Dozens of artifacts seized from the Metropolitan Museum of Art

Peninsula Premier Admin

in our history of 100 and 50 years. We have been closed before probably for three days at most through snowstorms or maybe after 9 11, but never like this. We’ve now been closed for 5.5 months. So we are extraordinarily excited about being reopened. The Governor’s mandate is that it’s 25% of your normal number of visitors. So on *** typical saturday in august we might see 30,000 people on *** normal day. So we’ll have 25% of that, which is about 7500. So, when people come to the museum today, uh, notwithstanding the fact that the world around us has made managing this pandemic, so difficult and challenging. It won’t be all that different here. People will have to wear *** mask. But beyond that, the experience will be much like it’s always been. They’ll be able to wander freely to appreciate the collection to look at the exhibitions and have an experience. *** lot like the Good Old Days. I’m so excited. I have missed seeing art in real life. The images online are wonderful, but there’s nothing that can compared to seeing it in real life. I really feel like the city has, it’s really coming alive right now. Um, it feels really nice to get out to support these, um, these places and um, and certainly the Met is just an incredible organization and it feels great to be here

Dozens of ancient artifacts investigators believe were looted have been seized from the New York Metropolitan Museum of Art, according to the Manhattan District Attorney’s Office.The office seized 27 artifacts from the Met using three search warrants. They will be repatriated to their countries of origin, a spokesperson for District Attorney Alvin Bragg told CNN.”We have two repatriation ceremonies next week, one with Italy and one with Egypt,” the spokesperson told CNN. “Fifty-eight objects will go back to Italy, 21 from the Met. Sixteen to Egypt, six from the Met.”Bragg’s office did not detail where the other artifacts were seized from, nor did it describe the artifacts seized.”It should be no secret to collectors, art museums and auction houses that they may be in possession of pieces from known traffickers that were illegally looted,” Bragg said. “The investigations conducted by my office have clearly exposed these networks and put into the public domain a wealth of information the art world can proactively use to return antiquities to where they rightfully belong.””Our investigations, which have led to the repatriation of nearly 2,000 objects, will continue,” he added.CNN has reached out to the Met for comment.The effort to return cultural artifacts to their home countries after being illegally sold to private collectors or museums has been ongoing. In August, New York officials returned 30 antiquities to Cambodia, including a 10th-century Khmer sculptural “masterpiece.”Officials also returned stolen antiquities worth nearly $14 million to Italy in July, including dozens of artifacts seized from US billionaire Michael Steinhardt.In 2021, the Met returned three African art objects, including a pair of 16th-century Benin brass plaques, to Nigeria. The move came after European museums began returning stolen African art to their native countries following mounting pressure to return the irreplaceable artifacts plundered during colonial times.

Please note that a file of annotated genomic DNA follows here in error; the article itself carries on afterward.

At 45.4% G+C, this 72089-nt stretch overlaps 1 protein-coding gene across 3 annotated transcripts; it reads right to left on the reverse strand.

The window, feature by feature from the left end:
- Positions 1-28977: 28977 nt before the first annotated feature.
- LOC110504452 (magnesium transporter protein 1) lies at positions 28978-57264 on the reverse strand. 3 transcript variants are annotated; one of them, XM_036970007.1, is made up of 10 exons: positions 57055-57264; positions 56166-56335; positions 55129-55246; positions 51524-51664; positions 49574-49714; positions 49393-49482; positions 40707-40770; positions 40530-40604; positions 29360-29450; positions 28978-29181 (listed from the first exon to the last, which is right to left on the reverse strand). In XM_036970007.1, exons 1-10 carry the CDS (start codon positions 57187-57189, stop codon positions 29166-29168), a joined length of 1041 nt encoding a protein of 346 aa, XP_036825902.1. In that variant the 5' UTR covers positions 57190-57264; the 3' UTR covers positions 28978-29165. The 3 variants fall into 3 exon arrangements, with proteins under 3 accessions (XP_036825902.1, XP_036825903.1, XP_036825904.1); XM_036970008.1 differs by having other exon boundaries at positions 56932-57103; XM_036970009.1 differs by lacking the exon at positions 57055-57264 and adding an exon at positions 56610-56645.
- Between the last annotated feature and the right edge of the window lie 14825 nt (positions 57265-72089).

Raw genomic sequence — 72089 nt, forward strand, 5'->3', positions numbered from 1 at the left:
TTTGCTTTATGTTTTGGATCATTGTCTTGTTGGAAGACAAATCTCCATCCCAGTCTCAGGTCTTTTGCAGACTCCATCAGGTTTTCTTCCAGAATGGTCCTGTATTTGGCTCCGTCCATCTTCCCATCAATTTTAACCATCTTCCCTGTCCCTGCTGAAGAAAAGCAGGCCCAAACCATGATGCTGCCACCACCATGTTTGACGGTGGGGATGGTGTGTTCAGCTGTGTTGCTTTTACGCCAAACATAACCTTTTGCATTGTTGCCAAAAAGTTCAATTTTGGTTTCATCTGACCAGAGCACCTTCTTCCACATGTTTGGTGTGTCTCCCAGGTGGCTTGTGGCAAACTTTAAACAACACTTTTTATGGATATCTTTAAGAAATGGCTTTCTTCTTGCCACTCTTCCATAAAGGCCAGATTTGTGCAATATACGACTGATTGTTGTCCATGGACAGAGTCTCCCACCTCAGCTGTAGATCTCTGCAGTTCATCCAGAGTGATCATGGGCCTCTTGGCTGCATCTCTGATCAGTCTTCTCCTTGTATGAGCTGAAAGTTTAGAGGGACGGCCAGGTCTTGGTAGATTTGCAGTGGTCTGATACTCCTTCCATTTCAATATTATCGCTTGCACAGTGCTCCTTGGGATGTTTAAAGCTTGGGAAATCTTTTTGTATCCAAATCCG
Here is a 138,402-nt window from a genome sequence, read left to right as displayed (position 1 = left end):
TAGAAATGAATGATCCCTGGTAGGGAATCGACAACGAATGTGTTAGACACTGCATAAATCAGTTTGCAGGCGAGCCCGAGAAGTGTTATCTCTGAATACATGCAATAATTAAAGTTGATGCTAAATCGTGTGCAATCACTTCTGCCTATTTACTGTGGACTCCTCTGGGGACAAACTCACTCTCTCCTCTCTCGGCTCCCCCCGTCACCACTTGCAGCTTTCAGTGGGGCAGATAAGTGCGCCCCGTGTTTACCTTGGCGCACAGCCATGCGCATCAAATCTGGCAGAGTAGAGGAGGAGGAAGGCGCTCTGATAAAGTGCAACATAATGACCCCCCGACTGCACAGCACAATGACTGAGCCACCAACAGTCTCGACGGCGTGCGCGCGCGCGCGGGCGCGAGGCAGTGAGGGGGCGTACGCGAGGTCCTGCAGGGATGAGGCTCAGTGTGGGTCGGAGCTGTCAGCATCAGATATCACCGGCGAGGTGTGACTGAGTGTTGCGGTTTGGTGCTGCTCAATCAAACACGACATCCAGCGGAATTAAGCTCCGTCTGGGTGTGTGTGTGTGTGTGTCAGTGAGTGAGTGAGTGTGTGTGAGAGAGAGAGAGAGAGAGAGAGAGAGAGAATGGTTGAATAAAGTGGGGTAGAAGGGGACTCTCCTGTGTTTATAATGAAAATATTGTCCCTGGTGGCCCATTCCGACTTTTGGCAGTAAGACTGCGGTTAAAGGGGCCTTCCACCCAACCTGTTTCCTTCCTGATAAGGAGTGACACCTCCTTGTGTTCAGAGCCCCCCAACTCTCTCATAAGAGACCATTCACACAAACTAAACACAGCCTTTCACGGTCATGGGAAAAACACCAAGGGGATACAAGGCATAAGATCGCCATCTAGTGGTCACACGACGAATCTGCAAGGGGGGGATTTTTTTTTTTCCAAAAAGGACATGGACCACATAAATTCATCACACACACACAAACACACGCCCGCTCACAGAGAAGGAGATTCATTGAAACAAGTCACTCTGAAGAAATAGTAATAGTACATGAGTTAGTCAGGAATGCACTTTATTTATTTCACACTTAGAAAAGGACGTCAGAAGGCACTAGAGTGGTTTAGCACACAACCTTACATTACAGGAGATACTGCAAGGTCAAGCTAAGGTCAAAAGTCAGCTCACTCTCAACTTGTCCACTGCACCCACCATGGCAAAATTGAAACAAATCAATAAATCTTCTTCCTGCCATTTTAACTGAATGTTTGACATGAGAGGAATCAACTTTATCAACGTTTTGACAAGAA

Dozens of ancient artifacts investigators believe were looted have been seized from the New York Metropolitan Museum of Art, according to the Manhattan District Attorney’s Office.

The office seized 27 artifacts from the Met using three search warrants. They will be repatriated to their countries of origin, a spokesperson for District Attorney Alvin Bragg told CNN.

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“We have two repatriation ceremonies next week, one with Italy and one with Egypt,” the spokesperson told CNN. “Fifty-eight objects will go back to Italy, 21 from the Met. Sixteen to Egypt, six from the Met.”

Bragg’s office did not detail where the other artifacts were seized from, nor did it describe the artifacts seized.

“It should be no secret to collectors, art museums and auction houses that they may be in possession of pieces from known traffickers that were illegally looted,” Bragg said. “The investigations conducted by my office have clearly exposed these networks and put into the public domain a wealth of information the art world can proactively use to return antiquities to where they rightfully belong.”

“Our investigations, which have led to the repatriation of nearly 2,000 objects, will continue,” he added.

CNN has reached out to the Met for comment.

The effort to return cultural artifacts to their home countries after being illegally sold to private collectors or museums has been ongoing. In August, New York officials returned 30 antiquities to Cambodia, including a 10th-century Khmer sculptural “masterpiece.”

Officials also returned stolen antiquities worth nearly $14 million to Italy in July, including dozens of artifacts seized from US billionaire Michael Steinhardt.

In 2021, the Met returned three African art objects, including a pair of 16th-century Benin brass plaques, to Nigeria. The move came after European museums began returning stolen African art to their native countries following mounting pressure to return the irreplaceable artifacts plundered during colonial times.

Contributed by local news sources

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